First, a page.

Lauri Driggs, Music Teacher, Provost Elementary
- Project: Innovative Ways to Connect Music to Speech.
Lauri will use the money on musical mini-keyboards so students can spend time connecting language pitch to musical pitch on the keyboards. Through a commitment to integrating musical elements into a wide variety of academic subjects (specifically language development and speech), Lauri seeks to engage students who struggle with language acquisition.
Anna Lea Cannon, Elementary Teacher, Provost Elementary
- Project: Knot another Knew Homophone and Other Silly Tails!
Anna will have their students look for examples of homophones after a unit on homophones and write, illustrate, and print silly stories based on the changed meanings of the homophones. The printed books will go to each 2nd-grade class and the Provost Library. Additional funds will then purchase books for each 2nd-grade student who participated in the writing and illustrating process.
Audrey Jepson, Elementary Teacher, Provost Elementary
- Project: Learn by Listening.
Audrey is building a listening library of multicultural audio texts and resources in English and Spanish. The audio texts and resources will offer more texts and language support for their bilingual students, more accurately represent student’s various races and cultures, better address needed behavior or emotional issues through the representative texts, and raise multicultural awareness.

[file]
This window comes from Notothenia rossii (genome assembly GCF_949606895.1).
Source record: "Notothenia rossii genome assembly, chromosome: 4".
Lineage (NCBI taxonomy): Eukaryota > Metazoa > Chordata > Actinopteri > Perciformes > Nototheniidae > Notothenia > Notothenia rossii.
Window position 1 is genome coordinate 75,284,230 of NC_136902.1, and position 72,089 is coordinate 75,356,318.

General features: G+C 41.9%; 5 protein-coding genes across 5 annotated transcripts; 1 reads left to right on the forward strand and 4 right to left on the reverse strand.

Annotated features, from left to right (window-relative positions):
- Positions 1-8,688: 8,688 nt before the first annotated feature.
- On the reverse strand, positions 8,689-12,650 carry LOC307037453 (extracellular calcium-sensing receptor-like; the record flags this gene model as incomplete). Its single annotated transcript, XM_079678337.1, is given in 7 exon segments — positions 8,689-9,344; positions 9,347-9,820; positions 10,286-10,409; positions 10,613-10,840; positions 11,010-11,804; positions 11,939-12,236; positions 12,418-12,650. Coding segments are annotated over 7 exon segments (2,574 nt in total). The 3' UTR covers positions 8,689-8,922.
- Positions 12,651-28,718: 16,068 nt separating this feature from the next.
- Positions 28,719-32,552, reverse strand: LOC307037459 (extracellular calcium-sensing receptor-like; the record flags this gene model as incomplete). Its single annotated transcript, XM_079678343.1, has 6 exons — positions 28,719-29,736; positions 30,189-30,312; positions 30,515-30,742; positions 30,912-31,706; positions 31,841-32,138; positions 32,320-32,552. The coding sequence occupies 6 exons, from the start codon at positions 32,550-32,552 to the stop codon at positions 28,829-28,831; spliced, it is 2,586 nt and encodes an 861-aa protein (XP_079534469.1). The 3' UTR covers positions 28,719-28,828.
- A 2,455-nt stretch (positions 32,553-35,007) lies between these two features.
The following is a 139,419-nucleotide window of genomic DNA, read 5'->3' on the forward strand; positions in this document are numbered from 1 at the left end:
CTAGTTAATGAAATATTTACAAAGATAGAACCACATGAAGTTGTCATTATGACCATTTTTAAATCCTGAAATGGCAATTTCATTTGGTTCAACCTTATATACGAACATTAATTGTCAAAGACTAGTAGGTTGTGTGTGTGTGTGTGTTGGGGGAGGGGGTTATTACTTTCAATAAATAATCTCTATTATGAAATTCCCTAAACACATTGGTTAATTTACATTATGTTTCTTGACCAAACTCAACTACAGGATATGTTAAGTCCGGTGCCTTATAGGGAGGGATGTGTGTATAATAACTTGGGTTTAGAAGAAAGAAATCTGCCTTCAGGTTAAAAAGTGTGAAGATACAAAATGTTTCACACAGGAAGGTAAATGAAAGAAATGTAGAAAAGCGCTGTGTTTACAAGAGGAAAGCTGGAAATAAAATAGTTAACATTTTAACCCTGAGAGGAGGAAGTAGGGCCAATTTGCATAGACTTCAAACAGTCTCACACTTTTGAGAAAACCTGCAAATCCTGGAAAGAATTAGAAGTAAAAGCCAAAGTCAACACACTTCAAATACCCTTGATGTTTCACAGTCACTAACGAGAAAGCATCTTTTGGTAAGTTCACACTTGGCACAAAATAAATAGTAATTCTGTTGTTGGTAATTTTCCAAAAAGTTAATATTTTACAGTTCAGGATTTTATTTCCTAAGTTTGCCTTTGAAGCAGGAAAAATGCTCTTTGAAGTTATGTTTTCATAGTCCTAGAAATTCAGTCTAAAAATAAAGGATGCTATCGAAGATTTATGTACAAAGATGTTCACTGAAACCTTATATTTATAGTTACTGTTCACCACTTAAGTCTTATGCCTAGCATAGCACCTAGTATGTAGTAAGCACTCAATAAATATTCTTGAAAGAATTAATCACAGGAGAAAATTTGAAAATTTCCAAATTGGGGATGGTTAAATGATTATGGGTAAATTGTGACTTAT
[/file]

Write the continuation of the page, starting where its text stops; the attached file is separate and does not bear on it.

Julieanne Rensink, Music Teacher, Wasatch Elementary
- Project: Multicultural Music Resources.
Julieanne will purchase picture books and biographies featuring multicultural composers and musicians to diversify the content taught to students, allowing students to see themselves in what is taught. Julieanne will also complement readings by asking students to listen and analyze music from the corresponding multicultural composers in the newly acquired books.
Sarah Combs, SPED Teacher, Sunset View Elementary
- Project: Printer to Increase Individualized Instruction.
Sarah required a printer, as she and other teachers had to travel from their portables into the building to get printed items. That process made printing IEP and differentiated coursework that is often needed on the fly difficult. Any coursework that she would need is now available for her and other teachers on-site.
David Barnet, Technology and Robotics Teacher, Centennial Middle School
- Project: Equipment to Expand E-Sports Program
David’s grant will aid in expanding the current E-Sports club with additional controllers and additions to their game library. Growing the club also extends an opportunity for students from a wide-ranging demographic to come together, develop their technological skills, make friends, create a positive connection with their school, and learn social skills in a safe environment.
Kasey Cannon, English Teacher, Timpview High School
Kacey Cannon is using the funds to purchase diverse books. These books will be useful for her AP class. She wants her students to have access to more diverse texts so that they can succeed as well as become better, more informed members of the community. She also want minority students to be able to see themselves in the literature they read.